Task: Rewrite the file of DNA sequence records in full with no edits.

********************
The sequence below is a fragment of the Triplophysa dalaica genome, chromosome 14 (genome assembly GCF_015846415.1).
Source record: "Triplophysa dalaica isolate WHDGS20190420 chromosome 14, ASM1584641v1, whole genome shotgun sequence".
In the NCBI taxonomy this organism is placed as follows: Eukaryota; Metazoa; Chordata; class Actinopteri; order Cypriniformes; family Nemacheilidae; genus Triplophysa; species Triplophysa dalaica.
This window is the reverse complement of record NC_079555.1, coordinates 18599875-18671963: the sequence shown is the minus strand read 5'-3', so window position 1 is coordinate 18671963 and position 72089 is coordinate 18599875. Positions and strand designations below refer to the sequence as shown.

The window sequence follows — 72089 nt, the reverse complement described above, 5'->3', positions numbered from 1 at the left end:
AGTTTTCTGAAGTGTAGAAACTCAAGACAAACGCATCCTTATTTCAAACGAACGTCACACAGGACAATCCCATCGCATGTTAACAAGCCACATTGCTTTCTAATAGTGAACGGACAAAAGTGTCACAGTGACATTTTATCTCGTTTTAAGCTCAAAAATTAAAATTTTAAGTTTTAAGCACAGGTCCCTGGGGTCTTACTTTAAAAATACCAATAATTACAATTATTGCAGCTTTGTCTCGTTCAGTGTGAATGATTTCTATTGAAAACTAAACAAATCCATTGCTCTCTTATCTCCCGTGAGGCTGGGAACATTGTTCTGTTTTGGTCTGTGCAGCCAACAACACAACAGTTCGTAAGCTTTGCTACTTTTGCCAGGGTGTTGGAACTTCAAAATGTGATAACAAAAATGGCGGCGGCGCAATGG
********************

The sequence below is a fragment of the Triplophysa dalaica genome, chromosome 14 (genome assembly GCF_015846415.1).
Source record: "Triplophysa dalaica isolate WHDGS20190420 chromosome 14, ASM1584641v1, whole genome shotgun sequence".
In the NCBI taxonomy this organism is placed as follows: Eukaryota; Metazoa; Chordata; class Actinopteri; order Cypriniformes; family Nemacheilidae; genus Triplophysa; species Triplophysa dalaica.
This window is the reverse complement of record NC_079555.1, coordinates 18599875-18671963: the sequence shown is the minus strand read 5'-3', so window position 1 is coordinate 18671963 and position 72089 is coordinate 18599875. Positions and strand designations below refer to the sequence as shown.

The window sequence follows — 72089 nt, the reverse complement described above, 5'->3', positions numbered from 1 at the left end:
AGTTTTCTGAAGTGTAGAAACTCAAGACAAACGCATCCTTATTTCAAACGAACGTCACACAGGACAATCCCATCGCATGTTAACAAGCCACATTGCTTTCTAATAGTGAACGGACAAAAGTGTCACAGTGACATTTTATCTCGTTTTAAGCTCAAAAATTAAAATTTTAAGTTTTAAGCACAGGTCCCTGGGGTCTTACTTTAAAAATACCAATAATTACAATTATTGCAGCTTTGTCTCGTTCAGTGTGAATGATTTCTATTGAAAACTAAACAAATCCATTGCTCTCTTATCTCCCGTGAGGCTGGGAACATTGTTCTGTTTTGGTCTGTGCAGCCAACAACACAACAGTTCGTAAGCTTTGCTACTTTTGCCAGGGTGTTGGAACTTCAAAATGTGATAACAAAAATGGCGGCGGCGCAATGG